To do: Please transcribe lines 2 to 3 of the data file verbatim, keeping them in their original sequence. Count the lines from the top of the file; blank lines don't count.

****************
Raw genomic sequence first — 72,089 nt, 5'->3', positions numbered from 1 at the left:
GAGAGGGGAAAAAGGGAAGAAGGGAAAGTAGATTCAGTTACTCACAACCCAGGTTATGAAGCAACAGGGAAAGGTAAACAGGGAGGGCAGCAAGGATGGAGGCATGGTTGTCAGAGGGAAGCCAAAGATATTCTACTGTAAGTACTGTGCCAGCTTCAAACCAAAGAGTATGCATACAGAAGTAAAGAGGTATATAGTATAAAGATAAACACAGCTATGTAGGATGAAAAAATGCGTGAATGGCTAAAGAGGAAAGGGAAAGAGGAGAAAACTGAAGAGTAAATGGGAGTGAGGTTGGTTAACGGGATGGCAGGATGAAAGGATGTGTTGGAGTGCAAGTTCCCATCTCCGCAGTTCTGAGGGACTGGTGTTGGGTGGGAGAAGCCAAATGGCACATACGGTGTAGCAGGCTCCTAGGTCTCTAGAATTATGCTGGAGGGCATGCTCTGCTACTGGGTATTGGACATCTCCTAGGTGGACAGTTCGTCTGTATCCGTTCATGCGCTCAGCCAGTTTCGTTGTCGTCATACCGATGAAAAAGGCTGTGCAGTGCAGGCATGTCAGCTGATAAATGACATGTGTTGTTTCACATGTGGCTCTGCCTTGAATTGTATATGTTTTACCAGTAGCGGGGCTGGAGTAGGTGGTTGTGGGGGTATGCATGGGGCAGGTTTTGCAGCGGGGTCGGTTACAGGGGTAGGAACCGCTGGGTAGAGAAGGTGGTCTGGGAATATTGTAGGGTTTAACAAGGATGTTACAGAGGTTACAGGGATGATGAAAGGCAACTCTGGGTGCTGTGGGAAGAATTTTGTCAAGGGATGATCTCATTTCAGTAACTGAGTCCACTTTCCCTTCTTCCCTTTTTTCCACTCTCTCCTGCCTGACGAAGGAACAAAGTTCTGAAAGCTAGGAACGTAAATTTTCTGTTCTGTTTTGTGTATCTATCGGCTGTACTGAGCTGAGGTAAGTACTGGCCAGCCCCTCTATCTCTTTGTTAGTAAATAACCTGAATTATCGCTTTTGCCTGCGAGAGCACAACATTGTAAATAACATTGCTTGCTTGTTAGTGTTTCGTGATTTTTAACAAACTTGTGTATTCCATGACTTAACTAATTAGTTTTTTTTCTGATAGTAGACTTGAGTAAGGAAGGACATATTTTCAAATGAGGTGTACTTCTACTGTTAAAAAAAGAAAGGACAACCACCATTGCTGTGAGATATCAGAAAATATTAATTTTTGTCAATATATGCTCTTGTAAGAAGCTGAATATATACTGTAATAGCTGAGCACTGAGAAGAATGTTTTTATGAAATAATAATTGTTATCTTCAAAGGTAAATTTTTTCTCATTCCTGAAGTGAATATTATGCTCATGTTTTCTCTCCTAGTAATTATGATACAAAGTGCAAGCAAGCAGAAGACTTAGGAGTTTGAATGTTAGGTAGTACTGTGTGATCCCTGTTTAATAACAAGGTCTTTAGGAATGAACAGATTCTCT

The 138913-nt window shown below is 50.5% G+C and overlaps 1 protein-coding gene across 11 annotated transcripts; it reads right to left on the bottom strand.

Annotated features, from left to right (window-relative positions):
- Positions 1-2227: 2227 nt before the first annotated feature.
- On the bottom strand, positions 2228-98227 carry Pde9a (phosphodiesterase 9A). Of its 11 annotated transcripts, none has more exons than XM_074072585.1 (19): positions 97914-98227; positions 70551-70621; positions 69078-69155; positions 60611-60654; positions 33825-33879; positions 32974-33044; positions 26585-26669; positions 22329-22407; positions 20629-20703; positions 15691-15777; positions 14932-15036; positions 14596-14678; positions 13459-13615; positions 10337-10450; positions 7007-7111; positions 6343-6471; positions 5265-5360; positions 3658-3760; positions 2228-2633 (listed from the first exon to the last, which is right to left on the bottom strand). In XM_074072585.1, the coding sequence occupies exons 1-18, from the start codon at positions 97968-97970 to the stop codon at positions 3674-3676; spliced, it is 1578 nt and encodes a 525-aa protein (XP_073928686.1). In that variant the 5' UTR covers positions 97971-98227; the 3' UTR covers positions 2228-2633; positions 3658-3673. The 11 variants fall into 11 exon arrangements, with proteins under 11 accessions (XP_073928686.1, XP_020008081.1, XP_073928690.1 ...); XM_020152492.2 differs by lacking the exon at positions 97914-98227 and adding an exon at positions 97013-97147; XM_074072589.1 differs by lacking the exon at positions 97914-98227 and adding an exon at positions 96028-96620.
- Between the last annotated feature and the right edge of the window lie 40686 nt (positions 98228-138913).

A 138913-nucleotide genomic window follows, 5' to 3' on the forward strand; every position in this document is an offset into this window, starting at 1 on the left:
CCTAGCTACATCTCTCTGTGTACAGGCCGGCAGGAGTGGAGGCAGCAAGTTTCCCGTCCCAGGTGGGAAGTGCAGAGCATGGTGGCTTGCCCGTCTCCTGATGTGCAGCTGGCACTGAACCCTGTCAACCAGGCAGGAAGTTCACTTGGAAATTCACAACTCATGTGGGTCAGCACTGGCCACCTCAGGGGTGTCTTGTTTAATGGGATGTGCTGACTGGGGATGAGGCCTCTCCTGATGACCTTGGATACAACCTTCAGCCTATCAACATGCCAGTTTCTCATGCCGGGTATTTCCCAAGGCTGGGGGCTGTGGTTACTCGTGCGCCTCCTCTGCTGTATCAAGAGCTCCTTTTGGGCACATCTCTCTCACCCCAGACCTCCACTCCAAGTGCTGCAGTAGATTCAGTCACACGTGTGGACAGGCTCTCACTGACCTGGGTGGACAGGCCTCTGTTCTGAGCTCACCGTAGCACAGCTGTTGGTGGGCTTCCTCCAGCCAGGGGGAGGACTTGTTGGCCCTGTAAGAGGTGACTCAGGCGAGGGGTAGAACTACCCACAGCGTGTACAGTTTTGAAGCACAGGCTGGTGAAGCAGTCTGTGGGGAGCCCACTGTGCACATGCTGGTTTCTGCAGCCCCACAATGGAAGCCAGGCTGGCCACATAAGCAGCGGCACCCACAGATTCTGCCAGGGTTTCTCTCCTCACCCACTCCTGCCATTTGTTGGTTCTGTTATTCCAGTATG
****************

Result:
GAGAGGGGAAAAAGGGAAGAAGGGAAAGTAGATTCAGTTACTCACAACCCAGGTTATGAAGCAACAGGGAAAGGTAAACAGGGAGGGCAGCAAGGATGGAGGCATGGTTGTCAGAGGGAAGCCAAAGATATTCTACTGTAAGTACTGTGCCAGCTTCAAACCAAAGAGTATGCATACAGAAGTAAAGAGGTATATAGTATAAAGATAAACACAGCTATGTAGGATGAAAAAATGCGTGAATGGCTAAAGAGGAAAGGGAAAGAGGAGAAAACTGAAGAGTAAATGGGAGTGAGGTTGGTTAACGGGATGGCAGGATGAAAGGATGTGTTGGAGTGCAAGTTCCCATCTCCGCAGTTCTGAGGGACTGGTGTTGGGTGGGAGAAGCCAAATGGCACATACGGTGTAGCAGGCTCCTAGGTCTCTAGAATTATGCTGGAGGGCATGCTCTGCTACTGGGTATTGGACATCTCCTAGGTGGACAGTTCGTCTGTATCCGTTCATGCGCTCAGCCAGTTTCGTTGTCGTCATACCGATGAAAAAGGCTGTGCAGTGCAGGCATGTCAGCTGATAAATGACATGTGTTGTTTCACATGTGGCTCTGCCTTGAATTGTATATGTTTTACCAGTAGCGGGGCTGGAGTAGGTGGTTGTGGGGGTATGCATGGGGCAGGTTTTGCAGCGGGGTCGGTTACAGGGGTAGGAACCGCTGGGTAGAGAAGGTGGTCTGGGAATATTGTAGGGTTTAACAAGGATGTTACAGAGGTTACAGGGATGATGAAAGGCAACTCTGGGTGCTGTGGGAAGAATTTTGTCAAGGGATGATCTCATTTCAGTAACTGAGTCCACTTTCCCTTCTTCCCTTTTTTCCACTCTCTCCTGCCTGACGAAGGAACAAAGTTCTGAAAGCTAGGAACGTAAATTTTCTGTTCTGTTTTGTGTATCTATCGGCTGTACTGAGCTGAGGTAAGTACTGGCCAGCCCCTCTATCTCTTTGTTAGTAAATAACCTGAATTATCGCTTTTGCCTGCGAGAGCACAACATTGTAAATAACATTGCTTGCTTGTTAGTGTTTCGTGATTTTTAACAAACTTGTGTATTCCATGACTTAACTAATTAGTTTTTTTTCTGATAGTAGACTTGAGTAAGGAAGGACATATTTTCAAATGAGGTGTACTTCTACTGTTAAAAAAAGAAAGGACAACCACCATTGCTGTGAGATATCAGAAAATATTAATTTTTGTCAATATATGCTCTTGTAAGAAGCTGAATATATACTGTAATAGCTGAGCACTGAGAAGAATGTTTTTATGAAATAATAATTGTTATCTTCAAAGGTAAATTTTTTCTCATTCCTGAAGTGAATATTATGCTCATGTTTTCTCTCCTAGTAATTATGATACAAAGTGCAAGCAAGCAGAAGACTTAGGAGTTTGAATGTTAGGTAGTACTGTGTGATCCCTGTTTAATAACAAGGTCTTTAGGAATGAACAGATTCTCT

The 138913-nt window shown below is 50.5% G+C and overlaps 1 protein-coding gene across 11 annotated transcripts; it reads right to left on the bottom strand.